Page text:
Cruz: Arkansas, Minnesota, Texas.
Trump: Alabama, Alaska, Georgia, Massachusetts, Oklahoma, Tennessee, Vermont, Virginia.
Cruz is kicking ass in his home state of Texas, and that's bleeding over into the somewhat culturally similar state of Arkansas. He had a good showing in Iowa, which I think will also pan out in neighboring Minnesota. But the bottom line is that Donald Trump is crushing the competition everywhere else. I think he will finish tomorrow night with enough outright 50%+ wins to build an insurmountable delegate lead.
Once Trump becomes the clear winner, the GOP establishment will then be faced with a dilemma: whether to embrace a Trump/Cruz ticket with no establishment anchoring whatsoever, or try to foist Rubio on the Party in a brokered convention and risk Trump running as a third party candidate. If I were them, I'd back Trump. There is no good scenario now that will win the White House for the GOP. However, a two-major-candidate race at least gives the GOP a chance to save the Senate. A three-major-candidate race would doom the GOP in the Senate, and could cost them the House and many state legislatures.
A few weeks ago the thought of this match-up would have given me, as a partisan Democrat, great comfort. The conventional wisdom is that a Trump candidacy would be a trash fire to herald the demise of the GOP, because the voters would realize what a terrible, racist, fascist candidate he is, and he would lose in a landslide.
There's a lot of hyperbole in there, so let's straighten some things out.
First of all, disastrous elections do not sink political parties in America. Neither Wendell Willkie nor Barry Goldwater could sink the GOP permanently; the Democrats managed to survive Walter Mondale. In fact, the only thing that could sink one of the two political parties would be for the party to self-destruct over an issue, the way the Whigs did in 1860 over slavery, and the way the Democrats almost did in 2000 over the environment. So, even if Trump is an electoral disaster, the GOP will continue, even if they have to do some soul-searching to do it.
More importantly, I'm no longer convinced that Trump would be an electoral disaster. Check out the aggregate head-to-head polls of Trump v. Clinton; it shows Clinton beating Trump by only four points.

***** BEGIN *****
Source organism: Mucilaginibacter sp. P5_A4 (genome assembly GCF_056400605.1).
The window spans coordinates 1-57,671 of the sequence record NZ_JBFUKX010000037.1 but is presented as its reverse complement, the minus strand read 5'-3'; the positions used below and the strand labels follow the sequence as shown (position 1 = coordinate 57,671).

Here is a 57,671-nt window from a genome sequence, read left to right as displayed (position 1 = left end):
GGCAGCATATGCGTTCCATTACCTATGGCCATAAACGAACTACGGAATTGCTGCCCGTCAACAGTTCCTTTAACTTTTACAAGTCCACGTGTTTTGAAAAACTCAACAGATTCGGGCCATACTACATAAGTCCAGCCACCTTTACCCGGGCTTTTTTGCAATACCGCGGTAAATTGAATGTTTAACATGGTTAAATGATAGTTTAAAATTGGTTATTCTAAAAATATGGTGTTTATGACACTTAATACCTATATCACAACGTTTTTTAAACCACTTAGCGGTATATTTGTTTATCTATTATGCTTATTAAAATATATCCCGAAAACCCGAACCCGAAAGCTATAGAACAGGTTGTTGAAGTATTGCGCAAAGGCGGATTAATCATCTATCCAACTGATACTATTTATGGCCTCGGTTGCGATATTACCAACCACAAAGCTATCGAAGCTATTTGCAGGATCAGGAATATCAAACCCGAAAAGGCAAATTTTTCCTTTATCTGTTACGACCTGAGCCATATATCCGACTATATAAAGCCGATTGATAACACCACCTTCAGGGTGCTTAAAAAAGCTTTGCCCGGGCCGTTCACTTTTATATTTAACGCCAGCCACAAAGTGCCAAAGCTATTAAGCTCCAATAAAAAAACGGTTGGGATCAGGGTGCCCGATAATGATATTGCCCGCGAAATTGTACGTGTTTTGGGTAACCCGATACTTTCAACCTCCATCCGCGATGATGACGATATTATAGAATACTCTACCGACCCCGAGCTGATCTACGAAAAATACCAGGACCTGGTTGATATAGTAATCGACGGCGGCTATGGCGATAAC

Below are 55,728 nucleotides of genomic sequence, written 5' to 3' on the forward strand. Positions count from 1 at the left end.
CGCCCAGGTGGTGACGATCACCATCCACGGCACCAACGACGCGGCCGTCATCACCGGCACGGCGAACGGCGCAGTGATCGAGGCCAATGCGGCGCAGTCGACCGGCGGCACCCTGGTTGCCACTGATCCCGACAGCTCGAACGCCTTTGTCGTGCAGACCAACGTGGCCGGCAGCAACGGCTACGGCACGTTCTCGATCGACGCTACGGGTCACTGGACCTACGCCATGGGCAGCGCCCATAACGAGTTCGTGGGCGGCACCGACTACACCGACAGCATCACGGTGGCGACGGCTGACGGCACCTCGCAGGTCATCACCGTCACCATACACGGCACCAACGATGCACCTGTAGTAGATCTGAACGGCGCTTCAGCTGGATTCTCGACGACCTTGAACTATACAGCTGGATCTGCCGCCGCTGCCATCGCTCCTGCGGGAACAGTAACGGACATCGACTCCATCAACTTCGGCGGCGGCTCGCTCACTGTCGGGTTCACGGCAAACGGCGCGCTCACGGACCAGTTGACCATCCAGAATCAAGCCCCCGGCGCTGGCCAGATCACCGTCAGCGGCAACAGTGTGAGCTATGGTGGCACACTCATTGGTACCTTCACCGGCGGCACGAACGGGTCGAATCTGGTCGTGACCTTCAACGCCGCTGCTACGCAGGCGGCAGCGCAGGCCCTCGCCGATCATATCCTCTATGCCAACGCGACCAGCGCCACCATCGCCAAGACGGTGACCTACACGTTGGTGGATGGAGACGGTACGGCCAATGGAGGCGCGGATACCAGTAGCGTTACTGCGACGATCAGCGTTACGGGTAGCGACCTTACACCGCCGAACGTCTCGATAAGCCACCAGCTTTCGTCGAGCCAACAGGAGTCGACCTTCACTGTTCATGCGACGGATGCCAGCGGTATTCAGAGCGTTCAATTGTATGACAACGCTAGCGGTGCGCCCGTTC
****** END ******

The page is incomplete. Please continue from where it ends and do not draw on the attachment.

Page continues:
But what's really scary is what happens when you only include the polls with likely voter ("LV" for short) models. By way of background, polls with LV models only include registered voters that they believe are likely to participate in the general election, either because the voter participated in past elections, or because the voter meets a demographic profile. They tend to present a better picture of the general election outcome than Registered Voter ("RV") or voting-age adults models. And here's the thing, kids: when you only include LV polls in your aggregate, Trump leads Clinton by two.
(For what it's worth, Sanders ties Trump in LV polls, which may mean that the GOP just hasn't had enough time to go negative on him yet.)
Now, here's my prediction for tomorrow's primaries:
GOP Nevada Caucuses: Trump
Democratic South Carolina Primary: Clinton
The rest <= 3
Obviously Trump still leads the pack by a lot, but notice with whom Bush is sharing tier two: Ben Carson, Scott Walker, Carly Fiorina, Ted Cruz. Everyone else falls to tier three or four. Of these, Fiorina had the most impressive gain, going from the loser's table to a dead heat with Bush.
As for the Democrats:
No surprises here. Clinton has tier one to herself, Sanders has tier two to himself. The rest are all tier three.
The GOP Presidential candidate field, which has seventeen candidates right now, is looking like dinner time at the Duggar residence, with all the unfortunate mess that entails. Fortunately I think we can establish a formal pecking order rather quickly by looking at polls and other factors. For convenience sake, let's divide them in to tiers one through four: